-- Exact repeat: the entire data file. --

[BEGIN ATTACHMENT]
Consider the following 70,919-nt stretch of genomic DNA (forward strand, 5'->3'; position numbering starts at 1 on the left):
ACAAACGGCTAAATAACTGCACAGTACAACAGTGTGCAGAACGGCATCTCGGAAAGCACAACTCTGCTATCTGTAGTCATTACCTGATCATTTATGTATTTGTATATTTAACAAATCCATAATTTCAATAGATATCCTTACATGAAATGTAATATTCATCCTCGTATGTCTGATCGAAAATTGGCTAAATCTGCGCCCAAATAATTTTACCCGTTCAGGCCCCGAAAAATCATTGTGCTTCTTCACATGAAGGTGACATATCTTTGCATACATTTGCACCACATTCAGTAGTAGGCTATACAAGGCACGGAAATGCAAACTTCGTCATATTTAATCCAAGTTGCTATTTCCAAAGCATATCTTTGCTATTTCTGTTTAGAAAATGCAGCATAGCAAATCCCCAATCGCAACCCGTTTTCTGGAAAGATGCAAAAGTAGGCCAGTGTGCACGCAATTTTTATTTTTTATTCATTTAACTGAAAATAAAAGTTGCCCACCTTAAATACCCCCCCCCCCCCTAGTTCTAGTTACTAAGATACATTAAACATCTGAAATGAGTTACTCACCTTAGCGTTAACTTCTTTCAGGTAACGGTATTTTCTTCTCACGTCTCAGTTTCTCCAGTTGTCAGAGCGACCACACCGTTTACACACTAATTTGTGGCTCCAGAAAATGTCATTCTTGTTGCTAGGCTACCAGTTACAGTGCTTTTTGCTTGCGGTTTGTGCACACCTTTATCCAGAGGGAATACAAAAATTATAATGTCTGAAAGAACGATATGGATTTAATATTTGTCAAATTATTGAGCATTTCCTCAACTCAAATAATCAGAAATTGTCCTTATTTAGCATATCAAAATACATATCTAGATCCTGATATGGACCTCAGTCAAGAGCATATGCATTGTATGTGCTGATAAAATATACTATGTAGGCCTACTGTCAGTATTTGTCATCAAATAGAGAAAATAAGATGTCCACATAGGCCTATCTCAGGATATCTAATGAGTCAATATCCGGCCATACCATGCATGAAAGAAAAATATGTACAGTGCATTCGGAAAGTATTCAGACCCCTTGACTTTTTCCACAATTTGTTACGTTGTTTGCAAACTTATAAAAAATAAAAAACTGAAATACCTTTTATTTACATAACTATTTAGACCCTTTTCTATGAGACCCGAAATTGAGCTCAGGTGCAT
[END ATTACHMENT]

Consider the following 70,919-nt stretch of genomic DNA (forward strand, 5'->3'; position numbering starts at 1 on the left):
ACAAACGGCTAAATAACTGCACAGTACAACAGTGTGCAGAACGGCATCTCGGAAAGCACAACTCTGCTATCTGTAGTCATTACCTGATCATTTATGTATTTGTATATTTAACAAATCCATAATTTCAATAGATATCCTTACATGAAATGTAATATTCATCCTCGTATGTCTGATCGAAAATTGGCTAAATCTGCGCCCAAATAATTTTACCCGTTCAGGCCCCGAAAAATCATTGTGCTTCTTCACATGAAGGTGACATATCTTTGCATACATTTGCACCACATTCAGTAGTAGGCTATACAAGGCACGGAAATGCAAACTTCGTCATATTTAATCCAAGTTGCTATTTCCAAAGCATATCTTTGCTATTTCTGTTTAGAAAATGCAGCATAGCAAATCCCCAATCGCAACCCGTTTTCTGGAAAGATGCAAAAGTAGGCCAGTGTGCACGCAATTTTTATTTTTTATTCATTTAACTGAAAATAAAAGTTGCCCACCTTAAATACCCCCCCCCCCCCTAGTTCTAGTTACTAAGATACATTAAACATCTGAAATGAGTTACTCACCTTAGCGTTAACTTCTTTCAGGTAACGGTATTTTCTTCTCACGTCTCAGTTTCTCCAGTTGTCAGAGCGACCACACCGTTTACACACTAATTTGTGGCTCCAGAAAATGTCATTCTTGTTGCTAGGCTACCAGTTACAGTGCTTTTTGCTTGCGGTTTGTGCACACCTTTATCCAGAGGGAATACAAAAATTATAATGTCTGAAAGAACGATATGGATTTAATATTTGTCAAATTATTGAGCATTTCCTCAACTCAAATAATCAGAAATTGTCCTTATTTAGCATATCAAAATACATATCTAGATCCTGATATGGACCTCAGTCAAGAGCATATGCATTGTATGTGCTGATAAAATATACTATGTAGGCCTACTGTCAGTATTTGTCATCAAATAGAGAAAATAAGATGTCCACATAGGCCTATCTCAGGATATCTAATGAGTCAATATCCGGCCATACCATGCATGAAAGAAAAATATGTACAGTGCATTCGGAAAGTATTCAGACCCCTTGACTTTTTCCACAATTTGTTACGTTGTTTGCAAACTTATAAAAAATAAAAAACTGAAATACCTTTTATTTACATAACTATTTAGACCCTTTTCTATGAGACCCGAAATTGAGCTCAGGTGCAT